There are also strategies for individuals to help ease their own needle fears that clinicians can teach and support. People with low to moderate needle fear can use the research-backed C-comfort A-ask R-relax D-distract, or CARD, system. This method helps people develop a coping plan for before, during and after vaccination. To prepare, those with needle fears can think about what they will wear for easy access to their upper arms. They should consider what might relax or distract them while waiting at the clinic, such as reading a book, listening to music on their phone or playing a video game. Even purchasing a topical anesthetic can be helpful.
Organizers should anticipate and support small changes or requests that can improve the vaccination experience. For example, providers can ask people being vaccinated how they want to be told the injection is starting (e.g., “1, 2, 3, here we go”) and whether they want to look at the needle or away. During the procedure, do people want to talk about something else, play on their phone or listen to guided imagery? After the vaccination, how will they be rewarded?
Reminders of coping strategies can be posted at vaccination sites, and clinicians can put people being vaccinated at ease by answering their questions and supporting their coping plans.
People who have a history of feeling faint or dizzy around needles can also practice a simple technique called muscle tension. Feeling dizzy happens when blood pressure has dropped, and muscle tension works by keeping blood pressure up. To do this, clinicians should recommend that people do repeated cycles of tensing leg and stomach muscles for 10 to 15 seconds and then releasing them back to normal (not fully relaxed) before, during and after vaccination.
People at the high end of the needle fear spectrum will most likely need another approach to manage that fear first rather than get a vaccination while extremely frightened. Exposure-based therapy is recommended. This involves the safe, voluntary and slow facing of fear. Individuals create their own list of needle-related situations, order them by how scary they are and practice facing them starting with the easiest (for example, looking at needles in a book, holding a plastic needle, watching vaccine injection videos). Each step is practiced until fear is substantially reduced, and the individual then moves to the next. With practice, people learn that their anxiety can lessen, that it is manageable and that what they are most afraid of won’t happen. Exposure is usually guided by a mental health professional but can be self-guided.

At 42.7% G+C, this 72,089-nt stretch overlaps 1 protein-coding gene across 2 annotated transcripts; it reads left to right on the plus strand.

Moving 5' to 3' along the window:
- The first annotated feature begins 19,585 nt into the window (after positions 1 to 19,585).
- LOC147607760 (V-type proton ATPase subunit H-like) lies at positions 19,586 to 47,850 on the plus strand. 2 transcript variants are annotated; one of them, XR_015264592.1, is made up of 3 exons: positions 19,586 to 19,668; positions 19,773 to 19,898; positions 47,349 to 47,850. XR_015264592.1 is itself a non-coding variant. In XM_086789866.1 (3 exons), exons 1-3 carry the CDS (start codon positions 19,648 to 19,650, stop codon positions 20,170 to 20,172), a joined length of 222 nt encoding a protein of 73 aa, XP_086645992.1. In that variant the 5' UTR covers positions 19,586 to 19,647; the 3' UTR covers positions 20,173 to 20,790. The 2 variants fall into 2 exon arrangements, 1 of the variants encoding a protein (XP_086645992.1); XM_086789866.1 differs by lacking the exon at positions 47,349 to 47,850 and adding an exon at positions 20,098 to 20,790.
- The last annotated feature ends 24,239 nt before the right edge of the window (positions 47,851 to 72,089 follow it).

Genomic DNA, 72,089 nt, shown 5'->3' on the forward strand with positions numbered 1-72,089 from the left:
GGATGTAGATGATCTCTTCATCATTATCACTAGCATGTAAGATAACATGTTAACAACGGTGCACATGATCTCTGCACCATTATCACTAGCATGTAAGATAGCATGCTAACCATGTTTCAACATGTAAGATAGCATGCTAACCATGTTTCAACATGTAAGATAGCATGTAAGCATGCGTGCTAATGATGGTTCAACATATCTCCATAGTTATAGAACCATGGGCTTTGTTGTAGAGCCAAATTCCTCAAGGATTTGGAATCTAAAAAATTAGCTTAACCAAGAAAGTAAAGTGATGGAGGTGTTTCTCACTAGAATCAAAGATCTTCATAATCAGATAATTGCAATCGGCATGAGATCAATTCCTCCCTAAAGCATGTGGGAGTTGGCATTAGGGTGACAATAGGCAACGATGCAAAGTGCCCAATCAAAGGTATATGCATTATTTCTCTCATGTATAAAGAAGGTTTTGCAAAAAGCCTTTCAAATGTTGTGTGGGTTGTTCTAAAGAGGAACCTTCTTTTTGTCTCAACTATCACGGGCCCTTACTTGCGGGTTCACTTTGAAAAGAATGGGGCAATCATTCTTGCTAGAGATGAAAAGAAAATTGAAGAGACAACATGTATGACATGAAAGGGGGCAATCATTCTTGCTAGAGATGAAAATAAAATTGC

Vaccination campaigns need to address adult needle fears head on. Doing so now can lay the groundwork for better vaccination experiences as eligibility expands and children — who are even more likely to have needle fears — can get their injections. As the pandemic in the United States moves into a new phase, every vaccine counts.
C. Meghan McMurtry is an associate professor of psychology at the University of Guelph in Ontario, director of the Pediatric Pain, Health, and Communication Lab there and a psychologist at McMaster Children’s Hospital.